A study published back in 2015 revealed a curious link between crime and unintentional injury rates in men and a low resting heart rate.

Now a similar study on women has uncovered much the same association, reminding us that risk-taking isn't confined to any one gender.

Researchers from the US, Sweden, and Finland followed the criminal records of 12,499 women for up to 40 years and found those with a low resting heart rate were slightly more likely to be convicted of a non-violent crime.

It's important to note that this doesn't mean that women with low heart rates will likely become criminals.

The researchers also noticed that these women tended to experience more unintentional injuries. It's suggested that lower activity in the autonomic nervous system, which regulates automatic bodily functions like heart rate, might make people more likely to seek out excitement and take risks.

"Lower autonomic arousal is a well-known correlate of criminal offending and other risk-taking behaviors in men, but few studies have investigated this association in women," criminologist Sofi Oskarsson from Orebro University in Sweden and colleagues write in their published paper.

"The reported findings have potential implications for the prediction of future female crime."

Crime prevention often involves looking at social factors along with people's personalities, and rarely considering biological factors, such as the functioning of our nervous system. But Oskarsson and team wanted to see if there's a link between women's heart rates and their behavior.

The researchers followed 12,499 Swedish women who joined the military when they were around 18 years old, where physical exams recorded their heart rates and blood pressure. Then they kept track of any criminal convictions or unintentional injuries these women had for up to 40 years.

They found that women with the lowest resting heart rates – under 69 beats per minute (BPM) – were 35 percent more likely to be convicted of a crime compared to those with heart rates above 83 BPM.

There was also a significant association between having a heart rate below 69 BPM and higher conviction of non-violent crimes, when compared to those with a heart rate above 83 BPM. This link didn't apply when only violent crimes were considered.

An analysis of systolic blood pressure (SBP) and criminal convictions found those with the lowest SBP (113 mmHg or lower) had a 26 percent increased risk of any crime compared to those with the highest SBP (134 mmHg or higher). Across other ranges between these two extremes, there were few significant associations between higher or lower SBP and crime.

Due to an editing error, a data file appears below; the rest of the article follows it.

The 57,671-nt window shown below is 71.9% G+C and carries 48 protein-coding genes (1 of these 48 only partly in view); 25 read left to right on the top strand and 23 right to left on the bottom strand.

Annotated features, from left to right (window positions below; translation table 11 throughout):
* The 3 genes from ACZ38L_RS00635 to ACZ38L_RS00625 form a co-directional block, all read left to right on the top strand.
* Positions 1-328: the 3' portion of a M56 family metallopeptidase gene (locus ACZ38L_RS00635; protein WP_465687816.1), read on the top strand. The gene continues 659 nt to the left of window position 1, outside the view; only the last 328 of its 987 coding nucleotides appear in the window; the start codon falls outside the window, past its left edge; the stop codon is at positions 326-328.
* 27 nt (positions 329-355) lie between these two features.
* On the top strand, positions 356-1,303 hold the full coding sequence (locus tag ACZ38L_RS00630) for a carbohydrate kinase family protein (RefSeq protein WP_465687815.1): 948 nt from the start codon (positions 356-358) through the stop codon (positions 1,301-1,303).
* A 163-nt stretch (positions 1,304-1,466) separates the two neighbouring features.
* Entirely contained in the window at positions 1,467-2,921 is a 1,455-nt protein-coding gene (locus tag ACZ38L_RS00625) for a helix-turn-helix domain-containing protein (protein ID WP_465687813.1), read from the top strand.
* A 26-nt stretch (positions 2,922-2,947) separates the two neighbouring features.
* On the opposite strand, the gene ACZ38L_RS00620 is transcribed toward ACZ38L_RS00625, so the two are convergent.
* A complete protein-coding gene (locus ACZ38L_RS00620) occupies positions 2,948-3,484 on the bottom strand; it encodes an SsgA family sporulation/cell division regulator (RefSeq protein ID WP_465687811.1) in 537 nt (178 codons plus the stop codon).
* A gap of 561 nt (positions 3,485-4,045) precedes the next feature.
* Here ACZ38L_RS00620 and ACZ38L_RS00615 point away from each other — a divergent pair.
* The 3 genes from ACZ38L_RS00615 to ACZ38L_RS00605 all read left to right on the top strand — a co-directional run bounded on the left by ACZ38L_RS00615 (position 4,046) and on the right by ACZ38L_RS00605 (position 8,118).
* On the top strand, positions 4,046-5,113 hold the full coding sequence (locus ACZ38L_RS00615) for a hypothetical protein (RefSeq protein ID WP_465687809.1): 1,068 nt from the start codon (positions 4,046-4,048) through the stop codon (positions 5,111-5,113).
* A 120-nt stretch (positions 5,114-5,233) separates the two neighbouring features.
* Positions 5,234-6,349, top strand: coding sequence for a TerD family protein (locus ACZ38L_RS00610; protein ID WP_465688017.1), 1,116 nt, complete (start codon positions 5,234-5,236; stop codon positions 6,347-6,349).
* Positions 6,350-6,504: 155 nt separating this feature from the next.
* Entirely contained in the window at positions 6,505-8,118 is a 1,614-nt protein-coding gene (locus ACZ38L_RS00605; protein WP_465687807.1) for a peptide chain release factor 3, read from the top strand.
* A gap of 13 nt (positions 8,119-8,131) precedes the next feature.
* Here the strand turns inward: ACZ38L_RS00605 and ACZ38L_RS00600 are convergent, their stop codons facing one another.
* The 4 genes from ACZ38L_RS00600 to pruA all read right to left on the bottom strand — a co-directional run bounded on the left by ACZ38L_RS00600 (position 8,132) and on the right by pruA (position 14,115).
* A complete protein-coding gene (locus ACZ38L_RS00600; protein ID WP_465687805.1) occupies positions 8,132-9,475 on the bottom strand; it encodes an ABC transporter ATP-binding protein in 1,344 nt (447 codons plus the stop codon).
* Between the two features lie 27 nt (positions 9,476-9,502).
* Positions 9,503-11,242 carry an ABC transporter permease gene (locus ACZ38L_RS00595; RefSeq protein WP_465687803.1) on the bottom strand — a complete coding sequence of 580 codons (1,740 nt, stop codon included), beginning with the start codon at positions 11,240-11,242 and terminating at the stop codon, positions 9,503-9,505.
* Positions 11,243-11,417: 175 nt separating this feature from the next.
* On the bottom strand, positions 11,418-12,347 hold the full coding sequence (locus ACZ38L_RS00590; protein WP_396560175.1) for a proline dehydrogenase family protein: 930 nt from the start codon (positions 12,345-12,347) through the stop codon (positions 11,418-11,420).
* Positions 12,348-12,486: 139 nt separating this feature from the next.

Having a lower heart rate was also linked to a higher risk of treatment or death as a result of 'unintentional injuries', which excluded things like self-harm or vehicle crashes.

"Our finding that lower resting heart rate was associated with an elevated risk of unintentional injuries among female conscripts is notable," the team writes, "in light of prior evidence that lower resting heart rate is also associated with a tendency to engage in extreme sports, such as skydiving, and with risky jobs such as bomb disposal work.

According to the researchers, we should exercise caution when interpreting these findings, as female military volunteers may not accurately represent the general population.

In a separate analysis, Oskarsson and colleagues compared the rates of crime and unintentional injuries in the sample of conscripts to a sample of 1,714,152 non-conscript women (those who did not volunteer for military service). Female military service members were more prone to accidents, while in contrast, they had lower crime rates overall than the non-conscript group.

If further and broader studies confirm these findings, it could help us understand the biological factors influencing the people who commit crimes so that we can develop better tactics to meet their needs and perhaps discourage them from resorting to antisocial behaviors.

"While these results warrant replication, findings indicate that reduced autonomic arousal, as indexed by lower resting heart rate in particular, may have the potential to serve as a predictor of criminal offending," the authors write, "not only in men as suggested by previous studies, but also in women."

The research has been published in PLOS ONE.